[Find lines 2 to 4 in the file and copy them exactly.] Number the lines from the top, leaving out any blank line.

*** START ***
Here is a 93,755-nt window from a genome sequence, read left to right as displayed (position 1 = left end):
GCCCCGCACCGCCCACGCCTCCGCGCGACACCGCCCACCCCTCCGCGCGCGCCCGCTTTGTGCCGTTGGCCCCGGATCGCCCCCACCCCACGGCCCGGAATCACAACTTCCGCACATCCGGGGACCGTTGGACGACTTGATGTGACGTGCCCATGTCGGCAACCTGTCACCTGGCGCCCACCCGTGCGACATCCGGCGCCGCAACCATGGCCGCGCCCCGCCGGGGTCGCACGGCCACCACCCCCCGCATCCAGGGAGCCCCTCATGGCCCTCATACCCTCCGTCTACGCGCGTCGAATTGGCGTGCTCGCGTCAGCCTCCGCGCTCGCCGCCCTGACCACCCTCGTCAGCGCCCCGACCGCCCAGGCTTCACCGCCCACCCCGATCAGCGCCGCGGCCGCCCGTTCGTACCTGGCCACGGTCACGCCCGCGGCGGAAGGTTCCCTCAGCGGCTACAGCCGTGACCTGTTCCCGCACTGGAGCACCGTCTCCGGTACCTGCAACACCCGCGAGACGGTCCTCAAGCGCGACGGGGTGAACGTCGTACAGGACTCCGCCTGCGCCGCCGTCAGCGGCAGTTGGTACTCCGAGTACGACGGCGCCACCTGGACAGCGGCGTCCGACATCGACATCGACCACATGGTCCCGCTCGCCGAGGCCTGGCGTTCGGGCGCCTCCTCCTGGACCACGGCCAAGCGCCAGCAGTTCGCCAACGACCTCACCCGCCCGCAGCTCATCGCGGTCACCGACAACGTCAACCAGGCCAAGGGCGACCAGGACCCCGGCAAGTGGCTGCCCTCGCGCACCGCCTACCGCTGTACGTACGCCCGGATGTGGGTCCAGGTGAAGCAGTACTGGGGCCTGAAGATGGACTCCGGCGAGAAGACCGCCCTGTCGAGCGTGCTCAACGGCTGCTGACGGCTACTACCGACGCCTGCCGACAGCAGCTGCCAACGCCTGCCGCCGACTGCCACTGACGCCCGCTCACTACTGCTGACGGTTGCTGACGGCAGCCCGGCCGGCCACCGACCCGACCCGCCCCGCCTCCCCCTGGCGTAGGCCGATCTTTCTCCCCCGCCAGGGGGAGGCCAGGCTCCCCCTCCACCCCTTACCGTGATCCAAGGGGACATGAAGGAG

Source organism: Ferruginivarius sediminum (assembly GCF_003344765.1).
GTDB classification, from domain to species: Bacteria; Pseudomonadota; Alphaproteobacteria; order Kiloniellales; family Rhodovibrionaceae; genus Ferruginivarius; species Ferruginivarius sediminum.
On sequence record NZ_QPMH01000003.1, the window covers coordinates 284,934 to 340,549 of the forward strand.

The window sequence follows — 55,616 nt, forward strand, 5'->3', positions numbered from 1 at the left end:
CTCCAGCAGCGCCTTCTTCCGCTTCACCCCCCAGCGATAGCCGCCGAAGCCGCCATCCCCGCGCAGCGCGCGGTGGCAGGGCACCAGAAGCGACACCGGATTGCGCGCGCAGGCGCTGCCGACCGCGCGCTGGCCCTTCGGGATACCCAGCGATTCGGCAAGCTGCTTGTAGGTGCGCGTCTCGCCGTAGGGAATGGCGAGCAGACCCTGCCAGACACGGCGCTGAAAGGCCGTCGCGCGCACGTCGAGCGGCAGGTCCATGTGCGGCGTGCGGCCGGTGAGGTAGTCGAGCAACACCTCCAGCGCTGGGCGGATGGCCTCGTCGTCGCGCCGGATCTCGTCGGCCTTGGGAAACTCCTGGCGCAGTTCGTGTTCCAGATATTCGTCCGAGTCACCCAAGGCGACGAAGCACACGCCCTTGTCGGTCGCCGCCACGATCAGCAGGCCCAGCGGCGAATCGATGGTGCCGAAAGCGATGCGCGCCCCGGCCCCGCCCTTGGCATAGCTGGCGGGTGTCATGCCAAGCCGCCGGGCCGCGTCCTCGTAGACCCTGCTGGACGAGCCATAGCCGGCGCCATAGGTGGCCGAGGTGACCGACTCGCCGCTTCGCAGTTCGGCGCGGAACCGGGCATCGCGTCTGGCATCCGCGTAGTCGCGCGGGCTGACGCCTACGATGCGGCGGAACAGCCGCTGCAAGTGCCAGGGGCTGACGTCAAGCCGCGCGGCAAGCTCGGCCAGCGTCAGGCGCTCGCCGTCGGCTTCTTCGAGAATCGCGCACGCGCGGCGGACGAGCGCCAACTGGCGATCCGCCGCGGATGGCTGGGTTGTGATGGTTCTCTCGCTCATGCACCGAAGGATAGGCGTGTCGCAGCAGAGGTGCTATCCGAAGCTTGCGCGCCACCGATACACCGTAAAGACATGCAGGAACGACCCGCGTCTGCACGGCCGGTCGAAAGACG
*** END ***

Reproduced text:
GCCCCGCACCGCCCACGCCTCCGCGCGACACCGCCCACCCCTCCGCGCGCGCCCGCTTTGTGCCGTTGGCCCCGGATCGCCCCCACCCCACGGCCCGGAATCACAACTTCCGCACATCCGGGGACCGTTGGACGACTTGATGTGACGTGCCCATGTCGGCAACCTGTCACCTGGCGCCCACCCGTGCGACATCCGGCGCCGCAACCATGGCCGCGCCCCGCCGGGGTCGCACGGCCACCACCCCCCGCATCCAGGGAGCCCCTCATGGCCCTCATACCCTCCGTCTACGCGCGTCGAATTGGCGTGCTCGCGTCAGCCTCCGCGCTCGCCGCCCTGACCACCCTCGTCAGCGCCCCGACCGCCCAGGCTTCACCGCCCACCCCGATCAGCGCCGCGGCCGCCCGTTCGTACCTGGCCACGGTCACGCCCGCGGCGGAAGGTTCCCTCAGCGGCTACAGCCGTGACCTGTTCCCGCACTGGAGCACCGTCTCCGGTACCTGCAACACCCGCGAGACGGTCCTCAAGCGCGACGGGGTGAACGTCGTACAGGACTCCGCCTGCGCCGCCGTCAGCGGCAGTTGGTACTCCGAGTACGACGGCGCCACCTGGACAGCGGCGTCCGACATCGACATCGACCACATGGTCCCGCTCGCCGAGGCCTGGCGTTCGGGCGCCTCCTCCTGGACCACGGCCAAGCGCCAGCAGTTCGCCAACGACCTCACCCGCCCGCAGCTCATCGCGGTCACCGACAACGTCAACCAGGCCAAGGGCGACCAGGACCCCGGCAAGTGGCTGCCCTCGCGCACCGCCTACCGCTGTACGTACGCCCGGATGTGGGTCCAGGTGAAGCAGTACTGGGGCCTGAAGATGGACTCCGGCGAGAAGACCGCCCTGTCGAGCGTGCTCAACGGCTGCTGACGGCTACTACCGACGCCTGCCGACAGCAGCTGCCAACGCCTGCCGCCGACTGCCACTGACGCCCGCTCACTACTGCTGACGGTTGCTGACGGCAGCCCGGCCGGCCACCGACCCGACCCGCCCCGCCTCCCCCTGGCGTAGGCCGATCTTTCTCCCCCGCCAGGGGGAGGCCAGGCTCCCCCTCCACCCCTTACCGTGATCCAAGGGGACATGAAGGAG

Source organism: Ferruginivarius sediminum (assembly GCF_003344765.1).
GTDB classification, from domain to species: Bacteria; Pseudomonadota; Alphaproteobacteria; order Kiloniellales; family Rhodovibrionaceae; genus Ferruginivarius; species Ferruginivarius sediminum.